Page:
(Δ=State of change) ongoing annotations Reductive woodcut prints with hand coloring chalk, stencil, and collage. Varied edition of 7. Installed with poplar rack built by Lucas Zuniga. Approx. 72 x 72 inches. 2018.
1/9/2018 Three dolphins greeted us this morning in the highest reaches of the estuary. The tide had come in, almost violently, and the dolphins rode it in eating along the way. The muddy water makes it impossible to see the totoaba and corvina which are the local fish species that live amongst the shrimp and other zooplankton, whose namesake comes from the Greek root “plantoks” meaning drifter or wanderer.
As the sun set we noticed four, and then eight, twinkling lights in the Upper Gulf, they are illegal fishing rigs. Fishing was banned in the Estuary and Upper Gulf by the Mexican Government due to overfishing and black market sales of totoaba swim bladders to China. The use of gillnets or “ghostnets” entangles the severely endangered vaquita, a small endemic dolphin, with a population of only 30. When ghost nets are released into the estuary they drift around like zooplankton; transported by ambient currents. So transparent and ephemeral that they are often lost. Unlike the river, water in the sea feels like it is moving in every direction at once.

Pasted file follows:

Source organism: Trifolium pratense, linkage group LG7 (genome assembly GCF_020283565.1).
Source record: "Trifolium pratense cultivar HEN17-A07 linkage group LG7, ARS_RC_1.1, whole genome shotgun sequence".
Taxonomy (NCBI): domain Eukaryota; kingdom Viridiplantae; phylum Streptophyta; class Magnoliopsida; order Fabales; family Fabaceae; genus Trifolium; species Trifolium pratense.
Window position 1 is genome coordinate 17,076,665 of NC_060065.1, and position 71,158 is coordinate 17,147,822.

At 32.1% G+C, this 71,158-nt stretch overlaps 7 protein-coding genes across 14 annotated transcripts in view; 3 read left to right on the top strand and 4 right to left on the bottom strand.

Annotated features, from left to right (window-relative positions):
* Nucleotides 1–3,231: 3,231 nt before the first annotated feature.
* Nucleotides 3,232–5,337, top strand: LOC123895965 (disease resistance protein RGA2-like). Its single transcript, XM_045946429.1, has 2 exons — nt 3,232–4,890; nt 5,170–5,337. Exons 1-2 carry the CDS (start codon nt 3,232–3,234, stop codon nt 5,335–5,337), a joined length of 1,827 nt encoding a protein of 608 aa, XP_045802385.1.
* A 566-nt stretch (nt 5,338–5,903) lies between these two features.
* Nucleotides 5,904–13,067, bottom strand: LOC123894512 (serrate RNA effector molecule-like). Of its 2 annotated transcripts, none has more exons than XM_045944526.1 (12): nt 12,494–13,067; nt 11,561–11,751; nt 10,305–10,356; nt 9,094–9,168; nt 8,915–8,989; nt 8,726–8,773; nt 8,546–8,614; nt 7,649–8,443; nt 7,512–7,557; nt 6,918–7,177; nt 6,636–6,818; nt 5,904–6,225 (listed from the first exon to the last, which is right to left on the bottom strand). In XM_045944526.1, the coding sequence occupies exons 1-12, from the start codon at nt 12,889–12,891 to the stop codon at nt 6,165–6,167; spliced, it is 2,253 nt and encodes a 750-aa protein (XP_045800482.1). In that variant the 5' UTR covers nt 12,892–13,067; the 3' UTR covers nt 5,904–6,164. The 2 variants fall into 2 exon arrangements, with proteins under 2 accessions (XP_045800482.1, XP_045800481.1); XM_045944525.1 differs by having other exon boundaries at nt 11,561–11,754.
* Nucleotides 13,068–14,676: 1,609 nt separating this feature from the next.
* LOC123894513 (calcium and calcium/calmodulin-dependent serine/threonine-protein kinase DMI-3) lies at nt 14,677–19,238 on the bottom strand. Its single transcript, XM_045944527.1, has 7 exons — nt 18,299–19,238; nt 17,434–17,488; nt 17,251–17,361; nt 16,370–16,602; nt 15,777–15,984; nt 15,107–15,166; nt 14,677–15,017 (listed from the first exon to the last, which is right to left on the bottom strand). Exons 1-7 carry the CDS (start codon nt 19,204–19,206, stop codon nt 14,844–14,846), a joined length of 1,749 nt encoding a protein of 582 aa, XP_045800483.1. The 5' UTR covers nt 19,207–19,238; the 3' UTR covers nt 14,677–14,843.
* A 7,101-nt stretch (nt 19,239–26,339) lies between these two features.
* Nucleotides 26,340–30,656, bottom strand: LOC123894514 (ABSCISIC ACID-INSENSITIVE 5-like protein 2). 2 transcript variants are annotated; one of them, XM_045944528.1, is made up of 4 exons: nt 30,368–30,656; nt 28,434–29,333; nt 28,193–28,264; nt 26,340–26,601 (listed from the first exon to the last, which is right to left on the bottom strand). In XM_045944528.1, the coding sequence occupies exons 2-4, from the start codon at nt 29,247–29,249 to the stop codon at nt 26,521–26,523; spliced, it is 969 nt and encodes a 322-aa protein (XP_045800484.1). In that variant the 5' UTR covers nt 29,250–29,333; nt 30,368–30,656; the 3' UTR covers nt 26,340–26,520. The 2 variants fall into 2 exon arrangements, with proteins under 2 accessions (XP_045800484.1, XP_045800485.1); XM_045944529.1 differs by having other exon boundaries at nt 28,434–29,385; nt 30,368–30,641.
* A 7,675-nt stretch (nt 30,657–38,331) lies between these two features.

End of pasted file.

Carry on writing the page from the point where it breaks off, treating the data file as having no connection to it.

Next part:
Other than the dolphins we haven’t seen a soul in the estuary because it is protected for conservation by the Alto Golfo de California Biosphere Reserve.The Cucapá, whose livelihoods are deeply linked to fishing, were dramatically restricted from the reserve and receive a few fishing licenses year. The Cucapá are also facing extinction, displaced from their own land and waters. They have many ideas as to how to act as custodians for the vaquita and fish of the estuary but are restricted by a federal government and environmental organizations unwilling to listen.